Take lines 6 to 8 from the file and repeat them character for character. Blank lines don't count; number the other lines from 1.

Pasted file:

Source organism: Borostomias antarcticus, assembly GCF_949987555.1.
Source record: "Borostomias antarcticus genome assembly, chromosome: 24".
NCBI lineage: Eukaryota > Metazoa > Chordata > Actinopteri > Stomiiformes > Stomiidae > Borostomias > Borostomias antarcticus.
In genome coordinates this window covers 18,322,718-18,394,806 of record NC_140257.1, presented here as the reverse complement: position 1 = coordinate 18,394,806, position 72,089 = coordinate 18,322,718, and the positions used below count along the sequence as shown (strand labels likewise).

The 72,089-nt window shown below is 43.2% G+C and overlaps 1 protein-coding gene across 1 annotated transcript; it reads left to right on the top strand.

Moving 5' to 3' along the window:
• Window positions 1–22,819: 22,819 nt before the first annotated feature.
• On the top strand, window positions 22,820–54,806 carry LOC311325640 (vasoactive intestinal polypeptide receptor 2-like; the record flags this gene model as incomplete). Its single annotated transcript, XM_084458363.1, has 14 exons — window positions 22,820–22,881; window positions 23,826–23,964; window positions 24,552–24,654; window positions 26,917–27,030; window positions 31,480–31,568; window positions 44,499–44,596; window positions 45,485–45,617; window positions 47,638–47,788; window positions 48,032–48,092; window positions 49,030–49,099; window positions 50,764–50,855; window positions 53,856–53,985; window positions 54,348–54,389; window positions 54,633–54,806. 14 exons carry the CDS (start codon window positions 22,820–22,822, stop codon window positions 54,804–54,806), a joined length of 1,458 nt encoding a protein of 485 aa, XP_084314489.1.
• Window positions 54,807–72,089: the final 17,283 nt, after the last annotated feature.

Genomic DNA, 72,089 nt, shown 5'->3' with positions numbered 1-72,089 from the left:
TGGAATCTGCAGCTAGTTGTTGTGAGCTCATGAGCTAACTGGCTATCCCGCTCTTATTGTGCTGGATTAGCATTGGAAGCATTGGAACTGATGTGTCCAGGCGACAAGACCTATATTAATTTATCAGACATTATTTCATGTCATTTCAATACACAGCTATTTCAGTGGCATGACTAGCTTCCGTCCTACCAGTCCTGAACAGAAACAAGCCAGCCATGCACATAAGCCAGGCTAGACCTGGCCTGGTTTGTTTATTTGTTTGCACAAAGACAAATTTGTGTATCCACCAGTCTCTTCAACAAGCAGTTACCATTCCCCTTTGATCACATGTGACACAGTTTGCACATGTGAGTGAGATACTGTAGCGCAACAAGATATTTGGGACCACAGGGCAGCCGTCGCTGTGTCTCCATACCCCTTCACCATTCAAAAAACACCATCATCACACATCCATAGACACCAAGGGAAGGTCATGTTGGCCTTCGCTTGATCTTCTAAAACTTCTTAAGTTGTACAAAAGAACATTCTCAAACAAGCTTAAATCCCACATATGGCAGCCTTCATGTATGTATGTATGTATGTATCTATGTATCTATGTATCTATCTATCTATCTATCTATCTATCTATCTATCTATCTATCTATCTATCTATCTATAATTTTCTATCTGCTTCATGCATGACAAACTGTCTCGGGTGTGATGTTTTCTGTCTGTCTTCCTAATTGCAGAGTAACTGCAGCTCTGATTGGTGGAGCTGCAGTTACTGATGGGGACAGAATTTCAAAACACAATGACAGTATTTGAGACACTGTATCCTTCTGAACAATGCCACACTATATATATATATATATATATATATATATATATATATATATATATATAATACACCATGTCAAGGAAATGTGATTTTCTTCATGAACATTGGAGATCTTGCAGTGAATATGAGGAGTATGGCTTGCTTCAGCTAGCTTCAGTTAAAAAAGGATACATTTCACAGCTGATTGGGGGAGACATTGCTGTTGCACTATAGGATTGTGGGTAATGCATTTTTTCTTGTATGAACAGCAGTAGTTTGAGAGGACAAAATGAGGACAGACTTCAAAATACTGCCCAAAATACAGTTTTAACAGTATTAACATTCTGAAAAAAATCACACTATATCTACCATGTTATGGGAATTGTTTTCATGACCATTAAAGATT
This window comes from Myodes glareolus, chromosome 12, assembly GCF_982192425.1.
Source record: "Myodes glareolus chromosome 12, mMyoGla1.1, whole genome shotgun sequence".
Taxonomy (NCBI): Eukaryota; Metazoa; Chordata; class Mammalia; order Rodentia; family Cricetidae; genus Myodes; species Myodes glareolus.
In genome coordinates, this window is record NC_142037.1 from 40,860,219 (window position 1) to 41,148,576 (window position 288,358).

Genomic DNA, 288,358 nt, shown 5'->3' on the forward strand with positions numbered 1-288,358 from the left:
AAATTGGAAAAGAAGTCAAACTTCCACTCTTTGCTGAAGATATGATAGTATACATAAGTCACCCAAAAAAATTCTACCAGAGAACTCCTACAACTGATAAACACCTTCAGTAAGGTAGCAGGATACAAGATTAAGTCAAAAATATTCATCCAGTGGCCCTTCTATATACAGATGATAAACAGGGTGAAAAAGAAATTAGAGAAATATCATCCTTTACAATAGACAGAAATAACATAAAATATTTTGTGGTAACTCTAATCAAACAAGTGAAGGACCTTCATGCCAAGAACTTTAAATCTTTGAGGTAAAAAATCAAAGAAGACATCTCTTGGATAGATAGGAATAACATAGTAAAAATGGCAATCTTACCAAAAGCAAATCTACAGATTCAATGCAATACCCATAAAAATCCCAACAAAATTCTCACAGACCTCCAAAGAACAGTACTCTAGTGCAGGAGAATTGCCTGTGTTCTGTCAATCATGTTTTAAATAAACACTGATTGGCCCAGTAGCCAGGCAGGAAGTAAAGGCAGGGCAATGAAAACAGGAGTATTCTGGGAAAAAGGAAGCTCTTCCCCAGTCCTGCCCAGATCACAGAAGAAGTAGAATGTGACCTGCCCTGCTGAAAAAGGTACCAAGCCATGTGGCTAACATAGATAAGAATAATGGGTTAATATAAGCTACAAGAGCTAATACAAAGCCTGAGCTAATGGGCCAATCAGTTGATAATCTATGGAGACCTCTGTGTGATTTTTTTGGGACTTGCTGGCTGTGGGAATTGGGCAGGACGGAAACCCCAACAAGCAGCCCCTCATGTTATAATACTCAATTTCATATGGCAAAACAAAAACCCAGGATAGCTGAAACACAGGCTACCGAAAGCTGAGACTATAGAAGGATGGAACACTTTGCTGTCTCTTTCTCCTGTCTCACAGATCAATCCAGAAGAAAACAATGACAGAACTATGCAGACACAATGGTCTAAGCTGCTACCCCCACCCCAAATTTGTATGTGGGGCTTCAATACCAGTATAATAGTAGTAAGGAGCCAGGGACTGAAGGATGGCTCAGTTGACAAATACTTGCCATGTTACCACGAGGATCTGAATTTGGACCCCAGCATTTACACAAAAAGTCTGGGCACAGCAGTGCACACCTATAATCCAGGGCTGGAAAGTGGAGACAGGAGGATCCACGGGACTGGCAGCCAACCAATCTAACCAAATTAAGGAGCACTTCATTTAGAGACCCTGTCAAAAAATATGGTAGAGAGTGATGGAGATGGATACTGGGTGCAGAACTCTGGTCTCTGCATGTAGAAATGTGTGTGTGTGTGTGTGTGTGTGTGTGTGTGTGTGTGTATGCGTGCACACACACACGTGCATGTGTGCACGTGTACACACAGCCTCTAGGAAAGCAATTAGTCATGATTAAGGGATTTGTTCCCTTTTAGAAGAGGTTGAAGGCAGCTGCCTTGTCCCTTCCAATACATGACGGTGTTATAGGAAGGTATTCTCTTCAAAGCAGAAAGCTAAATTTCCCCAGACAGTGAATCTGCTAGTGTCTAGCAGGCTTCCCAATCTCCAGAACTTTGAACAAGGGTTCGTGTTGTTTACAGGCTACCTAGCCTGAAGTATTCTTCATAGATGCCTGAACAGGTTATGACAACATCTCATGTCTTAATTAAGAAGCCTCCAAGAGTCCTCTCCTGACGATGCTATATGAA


Moving 5' to 3' along the window:
• Window positions 1–22,819: 22,819 nt before the first annotated feature.
• On the top strand, window positions 22,820–54,806 carry LOC311325640 (vasoactive intestinal polypeptide receptor 2-like; the record flags this gene model as incomplete). Its single annotated transcript, XM_084458363.1, has 14 exons — window positions 22,820–22,881; window positions 23,826–23,964; window positions 24,552–24,654; window positions 26,917–27,030; window positions 31,480–31,568; window positions 44,499–44,596; window positions 45,485–45,617; window positions 47,638–47,788; window positions 48,032–48,092; window positions 49,030–49,099; window positions 50,764–50,855; window positions 53,856–53,985; window positions 54,348–54,389; window positions 54,633–54,806. 14 exons carry the CDS (start codon window positions 22,820–22,822, stop codon window positions 54,804–54,806), a joined length of 1,458 nt encoding a protein of 485 aa, XP_084314489.1.